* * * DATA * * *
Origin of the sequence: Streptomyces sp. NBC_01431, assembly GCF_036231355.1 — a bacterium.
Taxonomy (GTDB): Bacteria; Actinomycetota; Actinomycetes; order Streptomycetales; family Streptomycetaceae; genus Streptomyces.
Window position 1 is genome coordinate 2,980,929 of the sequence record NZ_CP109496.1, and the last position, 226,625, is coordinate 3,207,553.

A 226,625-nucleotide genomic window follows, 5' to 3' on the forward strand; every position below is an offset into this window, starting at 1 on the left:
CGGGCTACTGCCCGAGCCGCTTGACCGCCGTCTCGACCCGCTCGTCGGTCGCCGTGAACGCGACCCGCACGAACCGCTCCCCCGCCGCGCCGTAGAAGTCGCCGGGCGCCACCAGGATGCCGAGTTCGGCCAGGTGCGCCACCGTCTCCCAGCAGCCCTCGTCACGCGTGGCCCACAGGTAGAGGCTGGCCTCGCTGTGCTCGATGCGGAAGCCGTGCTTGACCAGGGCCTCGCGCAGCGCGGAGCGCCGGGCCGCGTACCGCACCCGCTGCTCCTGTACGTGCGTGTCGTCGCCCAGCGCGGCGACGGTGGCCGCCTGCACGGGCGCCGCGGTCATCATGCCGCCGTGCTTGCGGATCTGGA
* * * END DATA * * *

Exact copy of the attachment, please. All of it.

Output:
Origin of the sequence: Streptomyces sp. NBC_01431, assembly GCF_036231355.1 — a bacterium.
Taxonomy (GTDB): Bacteria; Actinomycetota; Actinomycetes; order Streptomycetales; family Streptomycetaceae; genus Streptomyces.
Window position 1 is genome coordinate 2,980,929 of the sequence record NZ_CP109496.1, and the last position, 226,625, is coordinate 3,207,553.

A 226,625-nucleotide genomic window follows, 5' to 3' on the forward strand; every position below is an offset into this window, starting at 1 on the left:
CGGGCTACTGCCCGAGCCGCTTGACCGCCGTCTCGACCCGCTCGTCGGTCGCCGTGAACGCGACCCGCACGAACCGCTCCCCCGCCGCGCCGTAGAAGTCGCCGGGCGCCACCAGGATGCCGAGTTCGGCCAGGTGCGCCACCGTCTCCCAGCAGCCCTCGTCACGCGTGGCCCACAGGTAGAGGCTGGCCTCGCTGTGCTCGATGCGGAAGCCGTGCTTGACCAGGGCCTCGCGCAGCGCGGAGCGCCGGGCCGCGTACCGCACCCGCTGCTCCTGTACGTGCGTGTCGTCGCCCAGCGCGGCGACGGTGGCCGCCTGCACGGGCGCCGCGGTCATCATGCCGCCGTGCTTGCGGATCTGGA